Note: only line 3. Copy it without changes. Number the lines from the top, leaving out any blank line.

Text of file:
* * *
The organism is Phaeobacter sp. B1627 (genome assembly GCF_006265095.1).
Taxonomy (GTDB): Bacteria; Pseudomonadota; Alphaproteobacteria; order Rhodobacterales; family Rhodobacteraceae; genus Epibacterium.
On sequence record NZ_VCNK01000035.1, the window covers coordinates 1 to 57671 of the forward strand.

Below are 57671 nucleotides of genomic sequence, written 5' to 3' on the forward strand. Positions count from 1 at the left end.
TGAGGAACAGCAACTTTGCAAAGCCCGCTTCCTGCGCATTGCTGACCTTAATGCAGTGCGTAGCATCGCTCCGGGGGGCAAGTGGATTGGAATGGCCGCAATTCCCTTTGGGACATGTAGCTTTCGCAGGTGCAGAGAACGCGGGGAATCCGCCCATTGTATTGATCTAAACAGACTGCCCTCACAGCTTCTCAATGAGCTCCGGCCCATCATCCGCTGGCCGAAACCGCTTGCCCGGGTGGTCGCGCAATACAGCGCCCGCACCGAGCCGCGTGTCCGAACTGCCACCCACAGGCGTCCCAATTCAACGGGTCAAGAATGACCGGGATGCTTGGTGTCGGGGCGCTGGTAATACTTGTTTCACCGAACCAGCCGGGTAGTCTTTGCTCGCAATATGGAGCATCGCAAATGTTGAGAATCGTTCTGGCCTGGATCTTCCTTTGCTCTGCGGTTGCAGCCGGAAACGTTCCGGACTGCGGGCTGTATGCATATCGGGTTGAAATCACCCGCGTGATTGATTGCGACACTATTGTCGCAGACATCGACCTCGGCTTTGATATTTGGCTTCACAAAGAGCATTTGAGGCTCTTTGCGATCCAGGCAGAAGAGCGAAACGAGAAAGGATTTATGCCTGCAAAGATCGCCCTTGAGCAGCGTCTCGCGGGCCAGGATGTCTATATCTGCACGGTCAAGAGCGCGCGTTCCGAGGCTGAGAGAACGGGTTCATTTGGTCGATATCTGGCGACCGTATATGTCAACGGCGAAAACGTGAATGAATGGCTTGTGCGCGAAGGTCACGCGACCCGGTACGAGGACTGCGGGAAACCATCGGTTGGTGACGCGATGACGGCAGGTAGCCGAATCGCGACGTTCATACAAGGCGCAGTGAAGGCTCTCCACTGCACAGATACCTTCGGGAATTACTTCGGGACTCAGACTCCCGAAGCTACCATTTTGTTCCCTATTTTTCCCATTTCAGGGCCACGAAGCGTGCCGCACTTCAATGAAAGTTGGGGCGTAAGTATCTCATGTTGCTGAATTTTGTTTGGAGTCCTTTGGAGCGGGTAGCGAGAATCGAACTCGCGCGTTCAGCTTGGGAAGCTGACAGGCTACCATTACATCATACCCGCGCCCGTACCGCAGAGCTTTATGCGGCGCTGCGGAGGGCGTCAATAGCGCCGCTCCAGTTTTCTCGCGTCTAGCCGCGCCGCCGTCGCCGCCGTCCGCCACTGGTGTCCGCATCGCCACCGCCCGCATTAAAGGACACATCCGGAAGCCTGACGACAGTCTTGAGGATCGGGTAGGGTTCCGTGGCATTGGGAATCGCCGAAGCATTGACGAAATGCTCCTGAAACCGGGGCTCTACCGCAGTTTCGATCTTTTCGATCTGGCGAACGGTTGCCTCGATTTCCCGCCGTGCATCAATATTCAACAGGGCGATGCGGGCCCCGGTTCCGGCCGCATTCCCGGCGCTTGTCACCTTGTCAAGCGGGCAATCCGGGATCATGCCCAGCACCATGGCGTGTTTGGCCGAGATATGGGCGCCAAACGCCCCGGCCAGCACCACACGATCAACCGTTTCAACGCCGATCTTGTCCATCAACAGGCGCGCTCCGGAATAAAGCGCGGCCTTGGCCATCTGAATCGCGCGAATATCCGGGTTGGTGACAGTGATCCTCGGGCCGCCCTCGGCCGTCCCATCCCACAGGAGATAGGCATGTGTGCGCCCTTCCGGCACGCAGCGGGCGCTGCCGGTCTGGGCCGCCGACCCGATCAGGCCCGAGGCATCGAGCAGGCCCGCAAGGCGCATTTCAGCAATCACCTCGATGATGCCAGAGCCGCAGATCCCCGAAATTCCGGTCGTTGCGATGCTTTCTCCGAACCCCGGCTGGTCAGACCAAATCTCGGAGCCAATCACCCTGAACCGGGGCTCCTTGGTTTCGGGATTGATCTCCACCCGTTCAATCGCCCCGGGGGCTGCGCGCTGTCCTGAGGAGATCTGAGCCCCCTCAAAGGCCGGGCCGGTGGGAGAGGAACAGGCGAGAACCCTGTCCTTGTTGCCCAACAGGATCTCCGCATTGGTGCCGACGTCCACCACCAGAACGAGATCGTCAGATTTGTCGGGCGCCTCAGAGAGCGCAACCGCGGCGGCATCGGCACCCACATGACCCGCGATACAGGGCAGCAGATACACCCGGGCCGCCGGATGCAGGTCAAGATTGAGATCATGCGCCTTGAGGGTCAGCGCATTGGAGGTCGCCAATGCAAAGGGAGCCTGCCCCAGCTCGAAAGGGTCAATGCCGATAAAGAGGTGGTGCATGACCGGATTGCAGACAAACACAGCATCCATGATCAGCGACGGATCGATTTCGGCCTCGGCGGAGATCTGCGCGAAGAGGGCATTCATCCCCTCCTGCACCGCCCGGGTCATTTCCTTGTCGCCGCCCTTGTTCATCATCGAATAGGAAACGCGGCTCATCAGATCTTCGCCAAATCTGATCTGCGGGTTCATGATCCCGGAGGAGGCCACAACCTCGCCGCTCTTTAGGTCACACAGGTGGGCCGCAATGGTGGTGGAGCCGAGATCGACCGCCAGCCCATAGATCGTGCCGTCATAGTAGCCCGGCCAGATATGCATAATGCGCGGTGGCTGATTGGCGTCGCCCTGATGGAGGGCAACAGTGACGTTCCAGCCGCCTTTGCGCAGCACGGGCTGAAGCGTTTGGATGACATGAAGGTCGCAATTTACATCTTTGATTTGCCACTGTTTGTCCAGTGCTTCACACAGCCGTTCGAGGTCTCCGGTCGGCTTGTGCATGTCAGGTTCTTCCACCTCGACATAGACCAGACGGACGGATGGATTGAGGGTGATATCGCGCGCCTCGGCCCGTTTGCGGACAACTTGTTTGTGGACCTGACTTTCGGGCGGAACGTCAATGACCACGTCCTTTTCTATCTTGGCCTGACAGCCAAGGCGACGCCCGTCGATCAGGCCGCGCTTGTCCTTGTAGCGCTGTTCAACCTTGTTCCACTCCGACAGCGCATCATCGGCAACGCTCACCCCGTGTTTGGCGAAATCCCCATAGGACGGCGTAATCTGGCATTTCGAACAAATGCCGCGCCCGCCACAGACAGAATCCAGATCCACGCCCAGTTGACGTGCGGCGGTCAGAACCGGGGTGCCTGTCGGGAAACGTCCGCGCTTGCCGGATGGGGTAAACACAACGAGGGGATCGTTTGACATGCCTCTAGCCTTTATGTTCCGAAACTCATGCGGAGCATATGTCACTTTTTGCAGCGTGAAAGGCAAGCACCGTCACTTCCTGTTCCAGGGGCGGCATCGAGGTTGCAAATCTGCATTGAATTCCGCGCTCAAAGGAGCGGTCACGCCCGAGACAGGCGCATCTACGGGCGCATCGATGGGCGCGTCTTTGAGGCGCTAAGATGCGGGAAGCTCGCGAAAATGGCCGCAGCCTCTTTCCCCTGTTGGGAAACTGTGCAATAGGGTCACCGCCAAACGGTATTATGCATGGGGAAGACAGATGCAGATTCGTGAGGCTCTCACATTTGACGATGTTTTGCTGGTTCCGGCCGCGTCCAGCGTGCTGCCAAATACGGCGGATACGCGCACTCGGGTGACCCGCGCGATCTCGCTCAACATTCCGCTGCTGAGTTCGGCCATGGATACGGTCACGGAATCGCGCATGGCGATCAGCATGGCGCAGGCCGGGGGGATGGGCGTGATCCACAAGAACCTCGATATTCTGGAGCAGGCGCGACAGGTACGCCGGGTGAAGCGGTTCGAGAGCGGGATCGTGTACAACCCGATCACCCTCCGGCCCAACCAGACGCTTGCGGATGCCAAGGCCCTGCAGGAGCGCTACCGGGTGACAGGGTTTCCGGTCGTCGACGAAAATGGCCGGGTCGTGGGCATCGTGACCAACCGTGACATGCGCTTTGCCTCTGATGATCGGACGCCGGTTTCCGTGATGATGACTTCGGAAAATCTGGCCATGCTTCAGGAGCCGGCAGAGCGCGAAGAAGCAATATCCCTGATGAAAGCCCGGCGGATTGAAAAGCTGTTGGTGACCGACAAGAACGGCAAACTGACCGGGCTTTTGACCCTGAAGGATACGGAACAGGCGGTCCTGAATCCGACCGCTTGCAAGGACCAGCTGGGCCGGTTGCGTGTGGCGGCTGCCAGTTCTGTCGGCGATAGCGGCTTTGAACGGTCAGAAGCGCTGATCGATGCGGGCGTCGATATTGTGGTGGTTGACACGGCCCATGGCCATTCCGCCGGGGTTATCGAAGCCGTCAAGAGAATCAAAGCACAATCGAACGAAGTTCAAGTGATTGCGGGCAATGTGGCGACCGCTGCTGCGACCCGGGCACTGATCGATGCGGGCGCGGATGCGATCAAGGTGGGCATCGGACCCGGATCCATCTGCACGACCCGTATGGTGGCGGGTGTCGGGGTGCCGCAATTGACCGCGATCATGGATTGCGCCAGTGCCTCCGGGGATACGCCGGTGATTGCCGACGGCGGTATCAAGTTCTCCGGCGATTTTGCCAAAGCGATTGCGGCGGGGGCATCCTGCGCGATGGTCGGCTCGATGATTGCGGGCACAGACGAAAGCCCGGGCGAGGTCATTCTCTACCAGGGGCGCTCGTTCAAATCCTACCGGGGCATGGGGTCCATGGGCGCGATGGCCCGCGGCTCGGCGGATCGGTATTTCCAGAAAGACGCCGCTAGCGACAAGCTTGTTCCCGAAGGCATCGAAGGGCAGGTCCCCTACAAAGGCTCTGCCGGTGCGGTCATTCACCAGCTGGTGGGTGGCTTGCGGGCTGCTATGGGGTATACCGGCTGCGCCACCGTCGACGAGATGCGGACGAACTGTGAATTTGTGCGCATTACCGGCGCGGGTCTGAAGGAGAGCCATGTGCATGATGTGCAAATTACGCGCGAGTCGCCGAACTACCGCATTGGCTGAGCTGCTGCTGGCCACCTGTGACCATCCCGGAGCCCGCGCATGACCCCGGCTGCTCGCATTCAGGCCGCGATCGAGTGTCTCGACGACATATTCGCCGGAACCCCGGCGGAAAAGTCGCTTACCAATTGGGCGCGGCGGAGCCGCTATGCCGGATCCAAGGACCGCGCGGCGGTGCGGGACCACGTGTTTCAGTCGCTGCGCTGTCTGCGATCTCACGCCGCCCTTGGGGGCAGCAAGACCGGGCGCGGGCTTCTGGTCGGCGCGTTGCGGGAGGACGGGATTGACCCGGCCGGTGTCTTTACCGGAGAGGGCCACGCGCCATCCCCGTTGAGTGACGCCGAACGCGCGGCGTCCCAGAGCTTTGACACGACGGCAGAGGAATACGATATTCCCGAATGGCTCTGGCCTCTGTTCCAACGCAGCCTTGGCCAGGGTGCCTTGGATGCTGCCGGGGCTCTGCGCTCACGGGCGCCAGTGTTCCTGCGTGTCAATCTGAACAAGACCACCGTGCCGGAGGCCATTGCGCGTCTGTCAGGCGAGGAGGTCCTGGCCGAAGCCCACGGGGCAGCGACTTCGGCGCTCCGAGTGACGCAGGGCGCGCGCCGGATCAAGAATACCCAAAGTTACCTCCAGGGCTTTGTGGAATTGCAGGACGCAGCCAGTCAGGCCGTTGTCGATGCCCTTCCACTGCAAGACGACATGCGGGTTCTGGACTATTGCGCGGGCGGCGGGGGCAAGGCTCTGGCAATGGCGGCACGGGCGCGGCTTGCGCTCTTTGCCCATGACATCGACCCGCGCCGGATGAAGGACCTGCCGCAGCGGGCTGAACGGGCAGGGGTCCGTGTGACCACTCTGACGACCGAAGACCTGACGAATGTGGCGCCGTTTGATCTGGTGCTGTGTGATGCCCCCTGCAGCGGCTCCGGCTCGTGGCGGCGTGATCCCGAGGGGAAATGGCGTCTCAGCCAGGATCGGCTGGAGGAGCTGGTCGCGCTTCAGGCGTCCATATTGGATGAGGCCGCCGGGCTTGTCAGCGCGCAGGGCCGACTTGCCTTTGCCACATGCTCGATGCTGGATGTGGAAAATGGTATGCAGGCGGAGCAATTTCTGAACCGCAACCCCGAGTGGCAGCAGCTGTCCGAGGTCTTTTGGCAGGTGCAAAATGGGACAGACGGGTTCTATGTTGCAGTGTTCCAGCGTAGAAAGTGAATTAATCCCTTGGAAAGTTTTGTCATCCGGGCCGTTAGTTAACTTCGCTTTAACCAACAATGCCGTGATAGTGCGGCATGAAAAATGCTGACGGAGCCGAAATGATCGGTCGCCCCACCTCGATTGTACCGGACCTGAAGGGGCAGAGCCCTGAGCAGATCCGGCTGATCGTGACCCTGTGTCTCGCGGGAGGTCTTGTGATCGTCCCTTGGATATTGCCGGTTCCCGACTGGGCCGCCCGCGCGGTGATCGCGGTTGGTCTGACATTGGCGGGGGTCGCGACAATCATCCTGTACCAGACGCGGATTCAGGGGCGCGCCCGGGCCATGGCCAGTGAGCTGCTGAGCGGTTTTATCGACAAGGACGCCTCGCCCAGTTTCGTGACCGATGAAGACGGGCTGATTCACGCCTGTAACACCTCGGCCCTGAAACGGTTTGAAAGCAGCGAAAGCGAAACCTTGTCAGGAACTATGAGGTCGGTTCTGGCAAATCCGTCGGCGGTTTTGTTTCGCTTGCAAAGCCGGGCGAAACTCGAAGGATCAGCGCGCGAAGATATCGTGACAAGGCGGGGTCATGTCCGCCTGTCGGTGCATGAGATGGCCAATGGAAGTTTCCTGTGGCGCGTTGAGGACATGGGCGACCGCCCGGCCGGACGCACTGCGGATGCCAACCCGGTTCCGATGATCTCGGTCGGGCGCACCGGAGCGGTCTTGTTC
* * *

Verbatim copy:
On sequence record NZ_VCNK01000035.1, the window covers coordinates 1 to 57671 of the forward strand.